|Publication number||US5322227 A|
|Application number||US 08/009,275|
|Publication date||Jun 21, 1994|
|Filing date||Jan 26, 1993|
|Priority date||Jan 26, 1993|
|Publication number||009275, 08009275, US 5322227 A, US 5322227A, US-A-5322227, US5322227 A, US5322227A|
|Original Assignee||James Fiocchi|
|Export Citation||BiBTeX, EndNote, RefMan|
|Patent Citations (17), Referenced by (33), Classifications (5), Legal Events (5)|
|External Links: USPTO, USPTO Assignment, Espacenet|
1. Field of Invention
This invention relates to container closures and in particular, a combination safety closure and pulverizing device designed for containing, storing, conveniently dispensing, and splitting or breaking down solid material such as tablets, pills and the like.
2. Description of the Prior Art
A variety of safety closures have been developed to prevent children from opening containers such as screw-cap bottles, medicine vials and the like. These closures or caps are generally complex, difficult to use and expensive to fabricate. Many require additional elements or moving parts utilized in connection with the closure. Often the prior art is unreliable in operation and becomes ineffective after opening once or twice for the locking elements soon are abraded or worn away. Other safety caps necessitate unduly complicated maneuvers for removal. Some closures require unusual dexterity, and others are too simple and can be forced open by small children, and hence are not acceptable. Moreover, none of the available closures offer a pulverizing device conveniently accessible in combination with the closure or cap.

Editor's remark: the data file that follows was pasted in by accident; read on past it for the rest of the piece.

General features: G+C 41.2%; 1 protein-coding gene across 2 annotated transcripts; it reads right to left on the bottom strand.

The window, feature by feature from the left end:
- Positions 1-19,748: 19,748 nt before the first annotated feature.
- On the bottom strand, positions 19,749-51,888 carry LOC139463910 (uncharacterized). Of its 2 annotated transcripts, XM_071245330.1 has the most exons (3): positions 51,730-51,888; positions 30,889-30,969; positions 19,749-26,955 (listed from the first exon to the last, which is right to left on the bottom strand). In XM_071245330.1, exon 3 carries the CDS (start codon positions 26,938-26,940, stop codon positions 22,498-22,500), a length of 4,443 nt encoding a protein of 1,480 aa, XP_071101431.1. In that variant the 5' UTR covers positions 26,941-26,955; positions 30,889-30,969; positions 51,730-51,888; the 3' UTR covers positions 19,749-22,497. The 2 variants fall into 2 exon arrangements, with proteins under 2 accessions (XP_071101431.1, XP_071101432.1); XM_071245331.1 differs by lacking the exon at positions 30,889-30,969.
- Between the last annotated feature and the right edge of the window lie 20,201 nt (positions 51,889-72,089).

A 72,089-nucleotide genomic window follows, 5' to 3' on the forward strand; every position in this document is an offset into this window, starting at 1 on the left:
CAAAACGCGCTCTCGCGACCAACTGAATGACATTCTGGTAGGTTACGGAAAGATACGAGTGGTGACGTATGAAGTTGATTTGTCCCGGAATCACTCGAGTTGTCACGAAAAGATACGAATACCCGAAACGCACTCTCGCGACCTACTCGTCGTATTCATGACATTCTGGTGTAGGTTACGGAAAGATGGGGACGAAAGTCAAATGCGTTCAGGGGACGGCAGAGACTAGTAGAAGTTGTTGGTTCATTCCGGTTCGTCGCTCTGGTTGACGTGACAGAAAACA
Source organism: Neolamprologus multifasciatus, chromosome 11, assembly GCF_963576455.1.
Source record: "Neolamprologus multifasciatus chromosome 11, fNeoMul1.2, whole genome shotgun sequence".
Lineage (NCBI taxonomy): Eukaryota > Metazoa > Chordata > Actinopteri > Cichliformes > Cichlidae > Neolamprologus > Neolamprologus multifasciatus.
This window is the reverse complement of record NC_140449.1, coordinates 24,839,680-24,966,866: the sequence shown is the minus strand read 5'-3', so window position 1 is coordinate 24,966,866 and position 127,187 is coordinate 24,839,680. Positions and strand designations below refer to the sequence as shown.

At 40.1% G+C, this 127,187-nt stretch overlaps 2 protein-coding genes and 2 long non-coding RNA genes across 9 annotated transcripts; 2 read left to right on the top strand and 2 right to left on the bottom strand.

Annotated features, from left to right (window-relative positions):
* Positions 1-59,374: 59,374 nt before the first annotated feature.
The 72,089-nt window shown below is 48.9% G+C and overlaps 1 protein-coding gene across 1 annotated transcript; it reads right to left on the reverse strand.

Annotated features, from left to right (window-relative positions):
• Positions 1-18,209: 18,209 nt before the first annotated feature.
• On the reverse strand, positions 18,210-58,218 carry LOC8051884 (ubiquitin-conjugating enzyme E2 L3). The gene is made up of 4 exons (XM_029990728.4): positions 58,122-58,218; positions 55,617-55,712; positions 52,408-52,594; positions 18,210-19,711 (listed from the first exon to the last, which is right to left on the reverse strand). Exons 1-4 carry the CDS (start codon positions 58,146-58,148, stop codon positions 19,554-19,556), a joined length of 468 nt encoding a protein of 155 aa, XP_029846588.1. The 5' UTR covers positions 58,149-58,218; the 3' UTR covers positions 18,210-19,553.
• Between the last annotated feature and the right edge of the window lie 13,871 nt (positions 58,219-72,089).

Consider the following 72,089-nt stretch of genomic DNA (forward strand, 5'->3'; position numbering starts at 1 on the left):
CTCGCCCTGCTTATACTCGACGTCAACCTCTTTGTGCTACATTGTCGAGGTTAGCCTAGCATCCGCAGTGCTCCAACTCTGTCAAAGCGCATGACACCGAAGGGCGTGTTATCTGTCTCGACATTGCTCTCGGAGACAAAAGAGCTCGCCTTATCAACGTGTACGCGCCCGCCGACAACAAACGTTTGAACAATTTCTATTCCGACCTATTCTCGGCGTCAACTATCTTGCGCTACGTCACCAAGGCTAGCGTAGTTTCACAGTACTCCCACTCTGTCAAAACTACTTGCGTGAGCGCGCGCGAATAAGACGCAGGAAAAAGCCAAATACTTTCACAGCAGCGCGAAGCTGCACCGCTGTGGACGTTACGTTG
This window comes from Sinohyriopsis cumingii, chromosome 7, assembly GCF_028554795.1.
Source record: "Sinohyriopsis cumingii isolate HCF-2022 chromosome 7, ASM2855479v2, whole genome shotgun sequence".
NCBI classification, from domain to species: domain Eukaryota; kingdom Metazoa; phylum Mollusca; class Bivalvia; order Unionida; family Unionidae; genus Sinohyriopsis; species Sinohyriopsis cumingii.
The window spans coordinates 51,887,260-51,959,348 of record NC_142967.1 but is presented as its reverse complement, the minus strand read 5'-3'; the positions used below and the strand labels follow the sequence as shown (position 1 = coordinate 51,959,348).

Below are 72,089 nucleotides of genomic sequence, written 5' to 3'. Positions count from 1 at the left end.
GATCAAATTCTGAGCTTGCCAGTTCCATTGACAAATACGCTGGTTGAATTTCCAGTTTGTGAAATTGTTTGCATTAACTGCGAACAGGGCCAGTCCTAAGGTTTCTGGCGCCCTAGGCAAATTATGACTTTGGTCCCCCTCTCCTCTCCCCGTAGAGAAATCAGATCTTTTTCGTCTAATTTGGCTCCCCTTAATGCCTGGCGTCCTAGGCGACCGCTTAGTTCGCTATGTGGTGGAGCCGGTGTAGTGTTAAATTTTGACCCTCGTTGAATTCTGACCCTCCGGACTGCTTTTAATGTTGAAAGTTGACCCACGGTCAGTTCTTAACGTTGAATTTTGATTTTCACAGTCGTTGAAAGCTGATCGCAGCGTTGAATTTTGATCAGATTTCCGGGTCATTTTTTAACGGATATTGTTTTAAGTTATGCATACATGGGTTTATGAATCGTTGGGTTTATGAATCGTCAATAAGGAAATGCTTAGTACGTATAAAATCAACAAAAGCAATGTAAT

Similarly, a vast variety of tablet pulverizers and pill splitters are also available. As disclosed in U.S. Pat. No. 4,765,549 issued to R. Sherman and U.S. Pat. No. 5,118,021 issued to J. Fiocchi, many devices provide various means for splitting and breaking down tablets and other similar objects. Yet none are designed with the capability to store substances such as medicine capsules in container closures or bottle caps having safety lock features, particularly safety lock features which are simple to use and manufacture and that provide for easy and effective retrieval of the contents.